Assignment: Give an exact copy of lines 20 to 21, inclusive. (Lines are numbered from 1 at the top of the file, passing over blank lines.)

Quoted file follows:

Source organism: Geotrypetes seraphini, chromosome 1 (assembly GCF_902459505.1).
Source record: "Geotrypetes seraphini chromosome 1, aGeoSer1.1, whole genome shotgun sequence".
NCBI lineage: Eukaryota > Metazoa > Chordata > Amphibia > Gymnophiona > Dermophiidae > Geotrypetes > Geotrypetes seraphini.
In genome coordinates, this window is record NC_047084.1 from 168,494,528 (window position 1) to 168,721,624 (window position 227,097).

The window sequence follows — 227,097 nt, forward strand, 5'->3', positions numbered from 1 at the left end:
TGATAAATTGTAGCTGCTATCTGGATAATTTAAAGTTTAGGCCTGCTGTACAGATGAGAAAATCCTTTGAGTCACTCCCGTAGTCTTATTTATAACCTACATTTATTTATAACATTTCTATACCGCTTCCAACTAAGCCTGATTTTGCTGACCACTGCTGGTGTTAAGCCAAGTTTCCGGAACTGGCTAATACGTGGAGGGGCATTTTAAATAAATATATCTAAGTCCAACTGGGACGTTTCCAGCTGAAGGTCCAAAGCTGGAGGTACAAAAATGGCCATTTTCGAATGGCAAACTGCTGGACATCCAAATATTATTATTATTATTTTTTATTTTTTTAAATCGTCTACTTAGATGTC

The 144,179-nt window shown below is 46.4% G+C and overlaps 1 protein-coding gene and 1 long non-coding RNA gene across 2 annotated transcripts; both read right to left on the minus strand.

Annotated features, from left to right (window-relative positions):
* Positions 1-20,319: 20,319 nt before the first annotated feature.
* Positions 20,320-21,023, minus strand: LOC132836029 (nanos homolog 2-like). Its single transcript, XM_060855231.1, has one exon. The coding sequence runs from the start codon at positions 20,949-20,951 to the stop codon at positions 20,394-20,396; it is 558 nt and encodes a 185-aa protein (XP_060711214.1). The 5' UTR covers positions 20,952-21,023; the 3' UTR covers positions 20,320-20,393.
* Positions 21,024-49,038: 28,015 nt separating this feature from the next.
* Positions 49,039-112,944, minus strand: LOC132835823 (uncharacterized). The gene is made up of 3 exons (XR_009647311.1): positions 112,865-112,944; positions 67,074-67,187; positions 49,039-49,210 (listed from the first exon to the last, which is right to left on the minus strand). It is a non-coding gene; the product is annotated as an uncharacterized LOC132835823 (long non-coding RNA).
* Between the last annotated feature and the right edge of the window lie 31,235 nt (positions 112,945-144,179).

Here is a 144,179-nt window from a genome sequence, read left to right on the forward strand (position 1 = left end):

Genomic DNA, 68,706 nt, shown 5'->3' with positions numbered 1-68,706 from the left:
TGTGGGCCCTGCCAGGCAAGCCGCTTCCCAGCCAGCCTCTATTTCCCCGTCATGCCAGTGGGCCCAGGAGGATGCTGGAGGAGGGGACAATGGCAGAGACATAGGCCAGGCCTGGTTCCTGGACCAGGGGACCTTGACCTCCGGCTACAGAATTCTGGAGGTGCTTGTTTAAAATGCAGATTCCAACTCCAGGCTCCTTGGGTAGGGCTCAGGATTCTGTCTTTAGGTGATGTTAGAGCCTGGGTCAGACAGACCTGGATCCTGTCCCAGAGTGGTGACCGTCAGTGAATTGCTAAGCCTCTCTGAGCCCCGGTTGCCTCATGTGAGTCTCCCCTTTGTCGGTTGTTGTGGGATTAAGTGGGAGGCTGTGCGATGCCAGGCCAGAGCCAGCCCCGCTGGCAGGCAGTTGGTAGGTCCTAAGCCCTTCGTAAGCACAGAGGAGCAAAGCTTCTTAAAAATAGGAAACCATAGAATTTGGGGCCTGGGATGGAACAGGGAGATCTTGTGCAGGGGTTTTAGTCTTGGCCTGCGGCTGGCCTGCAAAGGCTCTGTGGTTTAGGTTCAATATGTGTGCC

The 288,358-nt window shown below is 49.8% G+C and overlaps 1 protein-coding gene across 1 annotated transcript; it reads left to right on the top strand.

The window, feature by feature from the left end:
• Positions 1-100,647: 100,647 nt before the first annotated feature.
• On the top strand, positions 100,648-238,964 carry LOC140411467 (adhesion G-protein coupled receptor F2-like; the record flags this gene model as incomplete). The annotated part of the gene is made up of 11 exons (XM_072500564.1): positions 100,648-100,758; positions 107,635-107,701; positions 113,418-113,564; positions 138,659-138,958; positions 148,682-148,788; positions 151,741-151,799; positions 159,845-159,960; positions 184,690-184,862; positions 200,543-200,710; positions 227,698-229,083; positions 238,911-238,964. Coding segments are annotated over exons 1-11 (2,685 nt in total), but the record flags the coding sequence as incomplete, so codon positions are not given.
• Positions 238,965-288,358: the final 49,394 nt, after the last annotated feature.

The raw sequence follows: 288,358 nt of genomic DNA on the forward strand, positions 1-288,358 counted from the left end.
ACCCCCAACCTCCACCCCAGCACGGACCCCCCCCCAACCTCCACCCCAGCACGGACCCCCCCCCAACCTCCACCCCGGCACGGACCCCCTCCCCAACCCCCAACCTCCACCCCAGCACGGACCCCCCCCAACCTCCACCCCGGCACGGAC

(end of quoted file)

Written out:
• On the top strand, positions 100,648-238,964 carry LOC140411467 (adhesion G-protein coupled receptor F2-like; the record flags this gene model as incomplete). The annotated part of the gene is made up of 11 exons (XM_072500564.1): positions 100,648-100,758; positions 107,635-107,701; positions 113,418-113,564; positions 138,659-138,958; positions 148,682-148,788; positions 151,741-151,799; positions 159,845-159,960; positions 184,690-184,862; positions 200,543-200,710; positions 227,698-229,083; positions 238,911-238,964. Coding segments are annotated over exons 1-11 (2,685 nt in total), but the record flags the coding sequence as incomplete, so codon positions are not given.
• Positions 238,965-288,358: the final 49,394 nt, after the last annotated feature.